Wednesday, 18 July 2018

Back Reviews Reel: July 2015

For My Reading Summer of Nordic White Nights I read in July 2015 five more books set in countries with Arctic territories. The contemporary German novel The Discovery of Slowness by Sten Nadolny allowed me to accompany a fictionalised version of nineteenth-century explorer Sir John Franklin, before meeting the impoverished working-class family from the French-Canadian classic The Tin Flute by Gabrielle Roy in Montréal in February 1940. Then I time-travelled to the year 1700 to join a poor farmer sentenced to be beheaded in the classical novel Iceland’s Bell by Halldór K. Laxness, the Nobel laureate in literature of 1955. At my next destination, modern-day Greenland, a series of suicides serves as backbone of the Anatomy of a Night by Austro-Korean writer Anna Kim first released in 2012. From there I half rounded the planet for A Wild Sheep Chase in Northern Japan in the late 1970s with Haruki Murakami.

Monday, 16 July 2018

Poetry Revisited: The Wild White Rose by Ellen H. Willis

The Wild White Rose

(from I Left It All With Jesus and Other Poems: 1875)

Oh, that I might have my request, and that God would grant me the thing that I long for.—Job 6:8.

It was peeping through the brambles, that little wild white rose,
Where the hawthorn hedge was planted, my garden to enclose.
All beyond was fern and heather, on the breezy, open moor;
All within was sun and shelter, and the wealth of beauty's store.
But I did not heed the fragrance of flow'ret or of tree,
For my eyes were on that rosebud, and it grew too high for me.
In vain I strove to reach it through the tangled mass of green,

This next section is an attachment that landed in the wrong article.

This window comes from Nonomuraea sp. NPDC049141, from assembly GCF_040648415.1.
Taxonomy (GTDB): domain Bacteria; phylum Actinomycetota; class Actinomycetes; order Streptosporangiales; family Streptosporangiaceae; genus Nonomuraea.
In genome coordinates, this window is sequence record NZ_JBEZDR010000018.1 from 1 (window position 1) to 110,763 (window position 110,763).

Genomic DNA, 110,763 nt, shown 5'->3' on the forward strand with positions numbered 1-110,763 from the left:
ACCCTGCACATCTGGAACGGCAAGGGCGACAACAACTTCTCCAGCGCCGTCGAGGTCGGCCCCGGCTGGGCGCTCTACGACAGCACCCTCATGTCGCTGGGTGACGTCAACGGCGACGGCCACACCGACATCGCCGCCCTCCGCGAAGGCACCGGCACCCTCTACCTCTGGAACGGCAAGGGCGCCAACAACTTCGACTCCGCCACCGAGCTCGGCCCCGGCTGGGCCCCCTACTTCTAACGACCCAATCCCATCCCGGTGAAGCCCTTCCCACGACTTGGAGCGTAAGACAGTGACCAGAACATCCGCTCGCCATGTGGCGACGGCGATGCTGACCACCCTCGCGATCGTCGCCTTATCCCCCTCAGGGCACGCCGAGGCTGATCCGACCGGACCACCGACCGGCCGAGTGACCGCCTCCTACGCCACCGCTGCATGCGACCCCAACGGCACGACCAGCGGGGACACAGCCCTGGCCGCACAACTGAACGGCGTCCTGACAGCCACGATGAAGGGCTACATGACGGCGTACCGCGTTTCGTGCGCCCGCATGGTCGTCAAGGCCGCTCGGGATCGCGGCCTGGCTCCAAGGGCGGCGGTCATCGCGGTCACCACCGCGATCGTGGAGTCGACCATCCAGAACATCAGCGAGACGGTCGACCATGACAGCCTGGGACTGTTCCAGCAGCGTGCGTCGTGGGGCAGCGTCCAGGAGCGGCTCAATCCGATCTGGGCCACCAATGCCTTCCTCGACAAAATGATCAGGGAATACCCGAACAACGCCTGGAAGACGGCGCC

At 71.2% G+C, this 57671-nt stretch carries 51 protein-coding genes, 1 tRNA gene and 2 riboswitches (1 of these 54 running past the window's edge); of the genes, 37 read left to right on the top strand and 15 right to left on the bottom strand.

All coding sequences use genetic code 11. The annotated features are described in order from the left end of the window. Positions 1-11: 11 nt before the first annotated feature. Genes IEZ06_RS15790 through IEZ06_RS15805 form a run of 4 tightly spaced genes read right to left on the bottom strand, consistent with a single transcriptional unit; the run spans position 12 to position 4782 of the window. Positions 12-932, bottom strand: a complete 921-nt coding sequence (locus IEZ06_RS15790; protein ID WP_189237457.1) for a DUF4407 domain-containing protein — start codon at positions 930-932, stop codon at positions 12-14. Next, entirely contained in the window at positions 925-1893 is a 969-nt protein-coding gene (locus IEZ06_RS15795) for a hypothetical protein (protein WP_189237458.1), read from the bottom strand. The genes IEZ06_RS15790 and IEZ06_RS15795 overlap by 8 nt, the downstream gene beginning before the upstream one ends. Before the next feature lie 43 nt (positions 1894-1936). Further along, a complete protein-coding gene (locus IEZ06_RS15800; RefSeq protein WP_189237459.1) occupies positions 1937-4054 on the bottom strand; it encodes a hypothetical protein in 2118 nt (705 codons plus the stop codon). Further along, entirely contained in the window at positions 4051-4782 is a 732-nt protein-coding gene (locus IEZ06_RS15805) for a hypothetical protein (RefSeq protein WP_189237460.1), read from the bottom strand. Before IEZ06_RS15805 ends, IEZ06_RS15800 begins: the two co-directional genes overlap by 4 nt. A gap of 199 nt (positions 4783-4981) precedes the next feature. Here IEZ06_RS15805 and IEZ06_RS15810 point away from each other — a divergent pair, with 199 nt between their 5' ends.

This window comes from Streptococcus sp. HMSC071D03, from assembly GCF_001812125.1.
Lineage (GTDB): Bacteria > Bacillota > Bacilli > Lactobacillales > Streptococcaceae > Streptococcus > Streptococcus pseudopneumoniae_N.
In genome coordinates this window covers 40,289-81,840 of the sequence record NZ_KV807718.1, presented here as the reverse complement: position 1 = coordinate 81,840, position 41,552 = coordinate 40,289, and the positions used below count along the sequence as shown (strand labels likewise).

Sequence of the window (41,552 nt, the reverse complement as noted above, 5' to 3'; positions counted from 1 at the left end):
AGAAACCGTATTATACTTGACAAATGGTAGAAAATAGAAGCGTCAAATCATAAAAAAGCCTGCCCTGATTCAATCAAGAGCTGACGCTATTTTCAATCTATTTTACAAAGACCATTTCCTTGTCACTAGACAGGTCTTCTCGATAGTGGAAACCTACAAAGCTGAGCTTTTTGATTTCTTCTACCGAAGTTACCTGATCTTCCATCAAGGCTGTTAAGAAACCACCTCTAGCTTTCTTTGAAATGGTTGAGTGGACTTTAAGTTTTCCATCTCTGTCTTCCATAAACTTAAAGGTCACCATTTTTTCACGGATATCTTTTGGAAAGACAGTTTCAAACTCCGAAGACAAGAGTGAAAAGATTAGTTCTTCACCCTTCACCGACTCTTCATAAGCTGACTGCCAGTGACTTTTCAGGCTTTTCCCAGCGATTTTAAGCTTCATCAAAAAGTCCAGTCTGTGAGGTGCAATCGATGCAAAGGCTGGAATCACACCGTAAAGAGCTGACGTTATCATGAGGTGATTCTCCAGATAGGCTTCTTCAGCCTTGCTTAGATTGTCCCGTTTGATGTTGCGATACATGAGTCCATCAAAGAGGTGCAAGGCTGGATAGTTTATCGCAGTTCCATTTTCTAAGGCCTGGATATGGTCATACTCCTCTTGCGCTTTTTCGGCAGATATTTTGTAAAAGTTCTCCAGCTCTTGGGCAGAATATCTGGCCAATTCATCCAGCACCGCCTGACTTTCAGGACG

It only smiled and nodded behind its thorny screen.
Yet through that summer morning I lingered near the spot:
Oh, why do things seem sweeter if we possess them not?
My garden buds were blooming, but all that I could see
Was that little mocking wild rose, hanging just too high for me.

So in life's wider garden there are buds of promise, too,
Beyond our reach to gather, but not beyond our view;
And like the little charmer that tempted me astray,
They steal out half the brightness of many a summer's day.
Oh, hearts that fail with longing for some forbidden tree,
Look up and learn a lesson from my white rose and me.
'Tis wiser far to number the blessings at my feet,
Than ever to be sighing for just one bud more sweet.
My sunbeams and my shadows fall from a pierced Hand,
I can surely trust His wisdom since His heart I understand;
And maybe in the morning, when His blessed face I see,
He will tell me why my white rose grew just too high for me.

Ellen H. Willis (dates of birth and death unknown)
Victorian poet and hymn writer

Friday, 13 July 2018

Bookish Déjà-Vu: The Tea Lords by Hella S. Haasse